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Could the UK regulator end Microsoft’s acquisition of Activision Blizzard? | Opinion

The Competition and Markets Authority can be hard to predict

The UK’s Competition and Markets Authority is the wildcard in Microsoft’s bid to acquire Activision Blizzard.

Whereas you can make educated guesses on what the US and EU regulators might do, the CMA has made some big and surprising decisions since the UK exited the European Union.

This is because the group now has more powers to look at a broader range of mergers and acquisitions, which would have previously only been seen by the European Commission. As a result, the CMA blocked three deals from taking place over the last year, the highest it’s ever prohibited. This included Facebook/Meta’s acquisition of Giphy. The CMA also blocked the high-profile merger of Sainsbury’s and Asda in 2019, which shows it’s unafraid to get in the way of some of the biggest deals.

The CMA has changed since Brexit

When it comes to the digital economy, the CMA has been paying close attention to the increasing dominance of players such as Google, Meta and Amazon, and has talked extensively at the importance of competition and innovation in the digital world.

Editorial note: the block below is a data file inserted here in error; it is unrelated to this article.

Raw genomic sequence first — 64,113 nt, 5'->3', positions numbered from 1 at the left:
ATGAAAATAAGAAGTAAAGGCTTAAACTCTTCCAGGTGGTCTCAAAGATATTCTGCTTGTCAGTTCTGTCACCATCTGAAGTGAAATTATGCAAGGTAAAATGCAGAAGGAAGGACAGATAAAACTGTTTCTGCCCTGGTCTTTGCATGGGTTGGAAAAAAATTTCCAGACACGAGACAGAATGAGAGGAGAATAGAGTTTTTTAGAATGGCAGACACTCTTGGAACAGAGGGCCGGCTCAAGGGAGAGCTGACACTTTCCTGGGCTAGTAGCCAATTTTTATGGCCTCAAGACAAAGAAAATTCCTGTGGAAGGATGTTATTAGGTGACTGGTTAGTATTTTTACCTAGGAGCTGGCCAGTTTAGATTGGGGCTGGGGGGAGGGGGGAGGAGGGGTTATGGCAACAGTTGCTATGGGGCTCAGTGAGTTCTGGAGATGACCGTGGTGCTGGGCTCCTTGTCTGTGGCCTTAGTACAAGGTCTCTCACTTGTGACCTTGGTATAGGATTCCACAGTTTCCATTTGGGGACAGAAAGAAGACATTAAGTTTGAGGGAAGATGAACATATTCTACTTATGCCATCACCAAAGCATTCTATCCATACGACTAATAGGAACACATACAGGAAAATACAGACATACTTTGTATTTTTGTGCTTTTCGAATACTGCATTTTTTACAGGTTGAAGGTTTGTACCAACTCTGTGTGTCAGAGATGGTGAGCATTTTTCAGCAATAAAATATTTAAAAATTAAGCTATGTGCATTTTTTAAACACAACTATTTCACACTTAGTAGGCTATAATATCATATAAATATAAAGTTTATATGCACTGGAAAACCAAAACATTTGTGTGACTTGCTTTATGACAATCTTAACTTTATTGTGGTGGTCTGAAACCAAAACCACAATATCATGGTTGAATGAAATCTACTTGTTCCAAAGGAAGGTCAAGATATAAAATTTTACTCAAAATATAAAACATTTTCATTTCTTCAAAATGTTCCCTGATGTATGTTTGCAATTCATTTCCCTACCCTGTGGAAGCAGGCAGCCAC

In other words, Microsoft is right to be anxious over what the CMA might do in terms of its proposed acquisition of Activision Blizzard. And it’s why both Microsoft, and its chief competitor Sony, have devoted so much time and energy into reacting and counter-reacting to what’s going on in the UK.

So much of the focus around the Activision Blizzard acquisition has been on Call of Duty, and whether it might become exclusive to Xbox consoles. Microsoft insists it won’t do that, and that even if it did, it wouldn’t suddenly make them a dominant player in the market. In fact, according to its calculations, Sony would still operate the world’s most popular games console even without Call of Duty.

Sony disagrees. But regardless of which side of the debate you fall on, the CMA’s concerns go deeper than just whether one console is likely to defeat the other. Because the regulator also talks about the potential harm that might happen should Call of Duty be exclusive to Microsoft’s subscription service (Game Pass) and streaming service (Xbox Cloud Gaming).

"If the industry pivots towards streaming and subscriptions, it’s not hard to imagine Microsoft being a clear leader"

This is likely to alarm Microsoft, because although it may intend to release Call of Duty on PlayStation consoles going forward, it almost certainly has no intention of putting the game into Sony’s PS Plus service, or to allow the game to be streamed via a competitor.

Xbox leader Phil Spencer has frequently talked up Microsoft’s potential in game streaming by citing ‘Content, Cloud and Community’, which he says are the three things you need to launch a successful streaming service.

Community refers to large groups of engaged players, which Microsoft has through Xbox, PC and – potentially – Call of Duty. Cloud is about the technology needed to deliver such an experience, and Microsoft is one of the biggest providers of cloud services in the world (namely through Azure). And finally, and most importantly, it’s about ‘Content’, which are the games that will drive players to the service. Microsoft has a strong line-up of games already, and with Activision Blizzard, would add some of the biggest titles in the world to that roster.